All that said, the cast does include Claudia Kim, aka Dr Helen Cho from Avengers: Age of Ultron. She was hot, so I might just have to see this after all 😉

The Dark Tower is released in the UK on August 18th, two weeks after the US and most other countries.

Director: Nikolaj Arcel
Screenplay: Akiva Goldsman, Jeff Pinkner, Anders Thomas Jensen, Nikolaj Arcel
Also stars: Matthew McConaughey, Katheryn Winnick, Abbey Lee, Jackie Earle Haley, Nicholas Hamilton, Dennis Haysbert

Hit or Miss? Verdict: Hit!

Everything Everything is a sickly sweet pile of dross, based on the Nicola Yoon novel about teenager Maddy (Amandla Stenberg – Rue in The Hunger Games) who has lived a sheltered life – literally, because she’s allergic to everything, and who then falls for the boy who moves in next door, Olly (Nick Robinson – him from Jurassic World, not the British political pundit on BBC News).

Directed by Stella Meghie, from a scipt by J Mills Goodloe, based on the aforementioned novel, the film also stars Anika Noni Rose, Ana de la Reguera and Taylor Hickson, it comes as no surprise that this film comes from the same studio who brought us similar weepy/near-death rubbish like If I Stay and Me Before You.

If I catch any of my family watching this tripe, I will disown them.

Hit or Miss? Verdict: Miss!

The Untamed

A couple in a troubled marriage locate a meteorite, initiating an encounter with a mysterious creature. Their lives are turned upside down by the discovery of the creature, which is a source of both pleasure and destruction. I didn’t really know what to make of this bizarre Spanish horror, so it might possibly work…

Hit or Miss? Verdict: Maybe!

The Odyssey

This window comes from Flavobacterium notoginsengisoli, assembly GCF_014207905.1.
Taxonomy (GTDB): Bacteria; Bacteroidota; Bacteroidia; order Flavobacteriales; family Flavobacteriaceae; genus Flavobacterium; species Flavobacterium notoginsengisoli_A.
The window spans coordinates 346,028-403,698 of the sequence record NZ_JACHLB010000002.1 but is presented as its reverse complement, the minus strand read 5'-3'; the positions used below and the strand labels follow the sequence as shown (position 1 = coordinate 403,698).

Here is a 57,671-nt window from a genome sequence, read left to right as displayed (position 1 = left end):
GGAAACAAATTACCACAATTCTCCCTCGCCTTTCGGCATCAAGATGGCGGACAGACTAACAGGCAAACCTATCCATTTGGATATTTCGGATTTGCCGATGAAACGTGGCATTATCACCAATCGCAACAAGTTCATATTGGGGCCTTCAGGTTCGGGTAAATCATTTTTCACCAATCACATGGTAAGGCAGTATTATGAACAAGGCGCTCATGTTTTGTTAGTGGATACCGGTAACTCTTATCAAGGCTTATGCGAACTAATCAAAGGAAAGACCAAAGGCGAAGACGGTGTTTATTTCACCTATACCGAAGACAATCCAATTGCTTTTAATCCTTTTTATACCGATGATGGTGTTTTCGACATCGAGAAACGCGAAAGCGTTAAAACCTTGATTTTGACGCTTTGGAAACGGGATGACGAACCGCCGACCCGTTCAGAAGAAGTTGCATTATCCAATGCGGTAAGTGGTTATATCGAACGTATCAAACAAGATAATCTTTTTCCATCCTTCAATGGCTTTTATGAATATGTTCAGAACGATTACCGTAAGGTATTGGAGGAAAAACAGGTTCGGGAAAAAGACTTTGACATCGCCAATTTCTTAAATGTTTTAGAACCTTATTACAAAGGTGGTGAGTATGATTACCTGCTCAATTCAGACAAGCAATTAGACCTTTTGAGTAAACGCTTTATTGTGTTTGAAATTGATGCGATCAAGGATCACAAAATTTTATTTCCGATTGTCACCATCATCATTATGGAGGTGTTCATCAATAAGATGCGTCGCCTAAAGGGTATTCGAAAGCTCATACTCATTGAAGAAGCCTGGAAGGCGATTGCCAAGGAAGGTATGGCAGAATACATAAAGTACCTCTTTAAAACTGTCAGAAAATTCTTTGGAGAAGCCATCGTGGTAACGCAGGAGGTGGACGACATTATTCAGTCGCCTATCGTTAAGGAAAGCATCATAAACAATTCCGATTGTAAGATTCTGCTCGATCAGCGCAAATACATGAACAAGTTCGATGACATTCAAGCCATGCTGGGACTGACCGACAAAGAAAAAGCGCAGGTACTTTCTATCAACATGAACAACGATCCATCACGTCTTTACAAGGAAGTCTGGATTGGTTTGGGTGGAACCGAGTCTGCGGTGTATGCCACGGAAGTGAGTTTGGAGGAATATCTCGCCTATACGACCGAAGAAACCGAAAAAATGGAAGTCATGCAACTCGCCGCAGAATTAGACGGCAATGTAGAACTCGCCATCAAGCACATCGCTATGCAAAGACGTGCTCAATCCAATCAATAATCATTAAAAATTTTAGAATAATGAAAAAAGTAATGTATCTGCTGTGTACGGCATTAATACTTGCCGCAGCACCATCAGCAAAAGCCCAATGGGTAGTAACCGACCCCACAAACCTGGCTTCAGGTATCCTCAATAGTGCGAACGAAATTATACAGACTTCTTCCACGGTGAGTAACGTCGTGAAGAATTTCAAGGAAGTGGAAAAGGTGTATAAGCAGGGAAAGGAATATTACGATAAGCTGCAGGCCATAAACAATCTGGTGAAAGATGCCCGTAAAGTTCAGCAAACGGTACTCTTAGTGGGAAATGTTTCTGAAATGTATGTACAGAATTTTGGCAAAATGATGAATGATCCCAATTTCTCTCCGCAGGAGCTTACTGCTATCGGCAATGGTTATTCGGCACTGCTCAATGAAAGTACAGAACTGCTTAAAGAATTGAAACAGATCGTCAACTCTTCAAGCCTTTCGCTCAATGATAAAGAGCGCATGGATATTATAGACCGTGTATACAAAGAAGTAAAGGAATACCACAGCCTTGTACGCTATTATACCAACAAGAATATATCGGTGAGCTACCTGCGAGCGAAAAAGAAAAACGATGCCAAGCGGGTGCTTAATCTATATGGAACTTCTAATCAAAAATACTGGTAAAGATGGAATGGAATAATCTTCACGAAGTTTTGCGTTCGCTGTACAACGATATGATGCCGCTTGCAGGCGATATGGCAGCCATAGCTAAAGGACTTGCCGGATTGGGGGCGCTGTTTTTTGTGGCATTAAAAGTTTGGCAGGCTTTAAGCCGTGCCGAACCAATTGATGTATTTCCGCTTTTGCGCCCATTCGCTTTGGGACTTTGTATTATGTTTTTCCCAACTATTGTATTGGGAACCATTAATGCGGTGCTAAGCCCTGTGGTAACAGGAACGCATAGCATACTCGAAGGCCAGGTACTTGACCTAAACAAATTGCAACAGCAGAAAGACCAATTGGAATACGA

From 1949 to 1979, thirty years in the life of captain Jacques-Yves Cousteau, the famous researcher, scientist, inventor, filmmaker whose greatest achievement is to have made the general public more curious – and accordingly closer – to the sea. A genius, a leader of men and a charismatic opinion maker, Cousteau was not without defects, his being unfaithful to ever-supportive wife Simone for example or else his vainglory…, but let him who is without sin cast the first stone.

The spectator leaves Cousteau in mid-1979 at the worst time of his life: his favorite son, Philippe, has just died in the crash of a plane he was piloting. The dashing conqueror of the sea has suddenly become a broken old man, tempted to discouragement but his eldest son Jean-Michel is by his side to help him overcome his grief and go on with his mission.

For the visuals, I say…

Hit or Miss? Verdict: Maybe!

Final Portrait

In 1964, while on a short trip to Paris, the American writer and art-lover James Lord (Armie Hammer) is asked by his friend, the world-renowned artist Alberto Giacometti (Geoffrey Rush), to sit for a portrait. The process, Giacometti assures Lord, will take only a few days. Flattered and intrigued, Lord agrees. So begins not only the story of an offbeat friendship, but, seen through the eyes of Lord, an insight into the beauty, frustration, profundity and, at times, downright chaos of the artistic process.

Final Portrait is a portrait of a genius, and of a friendship between two men who are utterly different, yet increasingly bonded through a single, ever-evolving act of creativity. It is a film which shines a light on the artistic process itself, by turns exhilarating, exasperating and bewildering, questioning whether the gift of a great artist is a blessing or a curse.

Looks tedious as hell…

Hit or Miss? Verdict: Miss!

An Inconvenient Sequel: Truth to Power

Al Gore tries to pretend ‘man-made global warming’ is a ‘thing’. Again. Lots of idiots agree.

Instead of a trailer for this, check out a 10-hour video of paint drying!!!

Hit or Miss? Verdict: Miss!